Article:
- The Washington Times - Tuesday, April 10, 2018

With April 15 looming, let’s consider a few ways the Royal Game has crossed paths with the tax man.

Bobby Fischer’s long, sad peripatetic final years began when he theatrically defied U.S. Treasury sanctions to play in his 1992 rematch with former Soviet champion Boris Spassky. There’s GM Michael Wilder, the 1988 U.S. national champion, who worked for 14 years as a top lawyer at the IRS before taking a position at one of Washington’s top corporate tax law firms.

But the greatest green eyeshade-wearer in U.S. chess was undoubtedly Samuel Reshevsky, the Polish-born prodigy who was America’s most accomplished player in the decades between the heyday of Harry Nelson Pillsbury and Frank Marshall at the beginning of the 20th century and Fischer’s emergence in the late 1950s.

An accountant who had to keep his day job during the tough Depression years, many say the dour, dogged Reshevsky played chess like the conscientious bean-counter he was. “Penny-pinching chess,” is how rival GM Larry Evans once described Reshevsky’s positional, defensive, grind-out-a-win style. Ironically, Reshevsky combined a tough-minded approach to his play with an addiction to time trouble, often making his games among the most exciting to watch in the playing hall.

Reshvesky himself was appropriately clear-eyed about his own play, observing, “My style lies between that of Tal and Petrosian,” respectively, the hyper-aggressive and the hyper-solid Soviet world champions.

“My strength consists of a fighting spirit, a great desire to win, and a stubborn defense whenever in trouble,” he added. “I rarely become discouraged in an inferior situation, and I fear no one.”

It’s an approach that brought great success over a career that spanned eight decades, including eight U.S. championships and near-misses in the 1948 world championship tournament and the 1953 FIDE Candidates tournament. Until Fischer came on the scene, Reshevsky also had a big plus score against virtually all of his American rivals, including Isaac Kashdan (14-3-5), Bill Lombardy (4-1-12) and Evans himself (12-2-10).

Sammy also racked up a plus score against the other great American star of his prime years, with a 5-1-14 career edge over Reuben Fine. One of the accountant’s best efforts against Fine — a well-known psychologist, by the way — came their game from the 1933 Western Championship, at the time one of the strongest open events in the U.S.

In a Queen’s Indian, after 16. Nxe5 Nd4 (Nxe5? 17. Nb5 wins a pawn) 17. Ng6 (Rxd4 cxd4 18. Nxf7 Qxf7 19. Rxd4 e5 20. Rd2 Qxc4 was an interesting alternative) hxg6 18. Qd3 e5, Black has a gloriously placed knight that, curiously, has nothing to do. Reshevsky simply works around the knight while whipping up an impressive kingside attack.

Thus: 24. b3 f5?! (Black’s game is solid but passive, and this gives White’s better-placed pieces a chance to activate) 25. exf5 Bxg2 26. Kxg2 gxf5 27. Rxf5! Nxf5 28. Rxf5 Qh6 29. Qe4!, gaining a tempo for the attack by hitting the rook on b7. A defensive lapse by Fine in a difficult position now proves fatal: 29 … Re7? (the wrong square, though Black’s play is also not easy on the stronger 29 … Qg6 30. h4 Kf8 31. h5 Qe6 32. Qg4 Qh6 33. Ne4, and White’s pieces dominate the board) 30. Qg4+ Kf8 (Kh7 31. Rh5 wins) 31. Rh5 Qg7 32. Qh4 Ke8 33. Nd5 f5 (no better was 33 … Re6 34. Rh8+ Kd7 35. Qxd8+ Kc6 36. Qc7 mate) 34. Nxe7, and Black resigns as either capture of the knight loses the queen to 35. Rh7, while 34 … Qg4 35. Rh8+ Kd7 36. Rxd8+ Kxd8 37. Nxf5+ Qxh4 38. gxh4 is an easy endgame win.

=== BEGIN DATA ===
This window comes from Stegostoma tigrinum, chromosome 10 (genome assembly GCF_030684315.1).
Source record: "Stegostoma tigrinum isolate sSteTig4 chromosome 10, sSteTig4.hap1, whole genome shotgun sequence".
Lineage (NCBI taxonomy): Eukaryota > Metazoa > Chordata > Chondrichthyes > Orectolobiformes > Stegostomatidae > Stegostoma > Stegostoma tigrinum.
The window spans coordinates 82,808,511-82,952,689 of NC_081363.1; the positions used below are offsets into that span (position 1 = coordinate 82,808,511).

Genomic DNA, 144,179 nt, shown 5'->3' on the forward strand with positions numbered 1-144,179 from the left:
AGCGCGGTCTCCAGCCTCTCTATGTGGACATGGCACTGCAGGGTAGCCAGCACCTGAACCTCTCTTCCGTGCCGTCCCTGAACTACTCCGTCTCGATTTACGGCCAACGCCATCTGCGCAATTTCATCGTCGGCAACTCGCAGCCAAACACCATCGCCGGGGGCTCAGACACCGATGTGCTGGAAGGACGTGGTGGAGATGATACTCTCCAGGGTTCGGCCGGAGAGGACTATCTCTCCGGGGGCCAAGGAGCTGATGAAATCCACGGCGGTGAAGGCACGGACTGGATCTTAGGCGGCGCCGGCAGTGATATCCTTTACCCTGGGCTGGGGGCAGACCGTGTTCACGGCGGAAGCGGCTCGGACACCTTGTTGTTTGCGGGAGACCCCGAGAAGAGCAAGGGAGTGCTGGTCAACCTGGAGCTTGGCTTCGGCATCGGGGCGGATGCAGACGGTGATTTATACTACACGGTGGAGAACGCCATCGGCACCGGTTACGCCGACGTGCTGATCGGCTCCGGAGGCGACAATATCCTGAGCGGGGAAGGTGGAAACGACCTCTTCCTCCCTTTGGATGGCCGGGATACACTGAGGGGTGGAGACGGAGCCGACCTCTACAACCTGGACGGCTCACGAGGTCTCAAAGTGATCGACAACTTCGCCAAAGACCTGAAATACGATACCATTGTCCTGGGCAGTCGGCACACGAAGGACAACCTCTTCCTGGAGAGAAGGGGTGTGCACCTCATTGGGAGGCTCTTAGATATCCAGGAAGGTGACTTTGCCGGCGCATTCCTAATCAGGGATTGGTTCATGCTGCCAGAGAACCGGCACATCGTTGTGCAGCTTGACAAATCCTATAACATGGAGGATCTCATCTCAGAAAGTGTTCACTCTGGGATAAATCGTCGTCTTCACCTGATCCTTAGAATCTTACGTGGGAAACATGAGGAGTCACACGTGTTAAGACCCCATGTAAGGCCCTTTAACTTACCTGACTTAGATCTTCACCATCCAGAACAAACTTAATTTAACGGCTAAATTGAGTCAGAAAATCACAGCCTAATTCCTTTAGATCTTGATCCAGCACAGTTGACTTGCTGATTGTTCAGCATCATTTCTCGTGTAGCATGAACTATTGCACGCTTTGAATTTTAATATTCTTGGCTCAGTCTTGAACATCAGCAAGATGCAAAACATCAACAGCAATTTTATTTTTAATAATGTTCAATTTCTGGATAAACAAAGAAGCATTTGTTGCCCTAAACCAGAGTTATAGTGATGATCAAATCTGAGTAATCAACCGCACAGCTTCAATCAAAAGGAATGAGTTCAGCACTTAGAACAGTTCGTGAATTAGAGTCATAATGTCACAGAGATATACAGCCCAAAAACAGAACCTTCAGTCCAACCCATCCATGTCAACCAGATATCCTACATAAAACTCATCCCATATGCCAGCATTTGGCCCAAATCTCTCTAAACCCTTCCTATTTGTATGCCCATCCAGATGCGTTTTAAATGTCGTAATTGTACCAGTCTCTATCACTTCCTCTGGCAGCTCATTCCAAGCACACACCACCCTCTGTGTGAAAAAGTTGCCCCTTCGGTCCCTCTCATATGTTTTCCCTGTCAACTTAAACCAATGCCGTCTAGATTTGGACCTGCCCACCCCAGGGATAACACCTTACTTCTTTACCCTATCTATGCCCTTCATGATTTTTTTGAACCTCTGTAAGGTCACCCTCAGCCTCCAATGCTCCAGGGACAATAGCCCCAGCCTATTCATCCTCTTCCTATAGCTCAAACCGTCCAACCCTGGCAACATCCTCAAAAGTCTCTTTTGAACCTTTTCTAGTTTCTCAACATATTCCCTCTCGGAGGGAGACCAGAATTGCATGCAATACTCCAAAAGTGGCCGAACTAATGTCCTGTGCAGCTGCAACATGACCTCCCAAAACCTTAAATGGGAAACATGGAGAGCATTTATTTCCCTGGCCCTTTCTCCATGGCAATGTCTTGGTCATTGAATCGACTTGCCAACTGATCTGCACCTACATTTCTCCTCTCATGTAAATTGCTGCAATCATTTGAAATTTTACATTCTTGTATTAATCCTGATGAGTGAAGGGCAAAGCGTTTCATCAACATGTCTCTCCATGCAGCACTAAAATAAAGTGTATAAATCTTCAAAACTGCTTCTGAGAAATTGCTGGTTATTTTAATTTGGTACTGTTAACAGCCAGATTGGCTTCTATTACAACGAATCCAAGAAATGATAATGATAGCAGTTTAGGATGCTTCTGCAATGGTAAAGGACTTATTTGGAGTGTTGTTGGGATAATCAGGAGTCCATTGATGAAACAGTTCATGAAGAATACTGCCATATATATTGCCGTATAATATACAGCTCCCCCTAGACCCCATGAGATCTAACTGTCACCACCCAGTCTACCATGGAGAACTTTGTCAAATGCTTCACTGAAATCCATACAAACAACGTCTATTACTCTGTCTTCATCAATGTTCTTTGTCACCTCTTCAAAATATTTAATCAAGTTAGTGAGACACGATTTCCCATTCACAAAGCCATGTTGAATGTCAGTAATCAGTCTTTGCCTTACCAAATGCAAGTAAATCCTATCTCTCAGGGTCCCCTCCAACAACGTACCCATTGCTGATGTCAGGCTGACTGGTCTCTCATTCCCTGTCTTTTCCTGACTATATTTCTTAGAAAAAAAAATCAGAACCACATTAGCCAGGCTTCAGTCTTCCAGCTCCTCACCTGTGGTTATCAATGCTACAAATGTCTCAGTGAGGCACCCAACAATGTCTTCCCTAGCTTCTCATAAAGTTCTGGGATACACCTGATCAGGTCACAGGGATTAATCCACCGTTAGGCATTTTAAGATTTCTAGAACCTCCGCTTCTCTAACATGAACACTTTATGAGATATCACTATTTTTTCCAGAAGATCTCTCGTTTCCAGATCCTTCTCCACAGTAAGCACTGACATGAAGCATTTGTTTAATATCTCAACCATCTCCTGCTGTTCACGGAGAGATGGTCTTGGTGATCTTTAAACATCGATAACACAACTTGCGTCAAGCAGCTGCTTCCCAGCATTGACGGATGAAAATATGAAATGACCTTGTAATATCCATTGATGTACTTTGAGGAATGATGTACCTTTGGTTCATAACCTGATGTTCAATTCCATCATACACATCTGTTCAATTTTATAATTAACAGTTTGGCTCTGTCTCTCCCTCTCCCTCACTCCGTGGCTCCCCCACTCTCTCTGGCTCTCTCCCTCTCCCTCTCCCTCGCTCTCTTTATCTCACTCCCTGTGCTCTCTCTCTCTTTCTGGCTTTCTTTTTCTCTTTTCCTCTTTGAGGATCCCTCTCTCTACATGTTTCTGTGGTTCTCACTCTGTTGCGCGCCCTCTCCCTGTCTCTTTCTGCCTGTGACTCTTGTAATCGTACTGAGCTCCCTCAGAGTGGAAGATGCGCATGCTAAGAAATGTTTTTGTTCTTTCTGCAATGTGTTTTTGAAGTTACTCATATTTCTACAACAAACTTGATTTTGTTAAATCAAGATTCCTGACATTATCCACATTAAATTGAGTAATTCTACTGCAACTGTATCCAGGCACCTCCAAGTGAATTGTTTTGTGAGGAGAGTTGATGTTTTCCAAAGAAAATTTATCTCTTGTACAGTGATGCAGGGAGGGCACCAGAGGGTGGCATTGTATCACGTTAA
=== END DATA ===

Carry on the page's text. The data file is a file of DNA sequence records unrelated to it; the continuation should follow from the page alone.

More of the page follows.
Despite his affinity for small-ball chess, Reshevsky could swing for the tactical fences on a fat pitch down the middle. Today’s diagram picks up a 1934 Reshevsky game against GM Arnold Denker. Reshevsky as White has returned the gambit pawn in Denker’s Budapest Gambit and already built up a promising attacking array.

The attack is unleashed after Black plays 14 … fxe5? (Be6 15. Qe2 fxe5 16. Rad1 is tougher, though White remains for choice) 15. Ng5 Nf6 (even on the tricky 15 … Bg4 16. Qxg4 Qxd3, Black’s prospects are bleak after 17. Rae1 Nf6 18. Qe6 Nd8 19. Qxe5) 16. Rxf6! Bxf6 (gxf6 17. Qh5+ Kf8 18. Qf7 mate) 17. Qh5+ g6 18. Bxg6+!, and Black is busted.

There followed 18 … hxg6 (Kf8 [Ke7 19. Bc5 mate] 19. Qh6+ Bg7 20. Rf1+ Kg8 21. Bxh7+ Rxh7 22. Qxh7 mate) 19. Qxg6+ Ke7 20. Bc5 mate. A high-flying Romantic attack from the allegedly defensive-minded Reshevsky!

American GM Fabiano Caruana sent a message this week, capturing clear first in the Grenke Chess Classic in Karlshuhe, Germany over a field that included Norwegian world champion Magnus Carlsen. Caruana’s undefeated 6½-2½ is even more impressive given that he just won the exhausting Candidates tournament last month in Berlin, earning him a title match with Carlsen in November.

Reshevsky-Fine, Western Championship, Detroit, September 1933

1. d4 Nf6 2. c4 e6 3. Nf3 Bb4+ 4. Bd2 Bxd2+ 5. Qxd2 b6 6. g3 Bb7 7. Bg2 O-O 8. Nc3 Qe7 9. O-O d6 10. Qc2 c5 11. dxc5 bxc5 12. Rad1 Nc6 13. e4 Rfd8 14. Rd2 Ng4 15. Rfd1 Nge5 16. Nxe5 Nd4 17. Ng6 hxg6 18. Qd3 e5 19. Rf1 Bc6 20. f4 Rab8 21. f5 Qg5 22. f6 Rb7 23. Rdf2 gxf6 24. b3 f5 25. exf5 Bxg2 26. Kxg2 gxf5 27. Rxf5 Nxf5 28. Rxf5 Qh6 29. Qe4 Re7 30. Qg4+ Kf8 31. Rh5 Qg7 32. Qh4 Ke8 33. Nd5 f5 34. Nxe7 Black resigns

David R. Sands can be reached at 202/636-3178 or by email [email protected].

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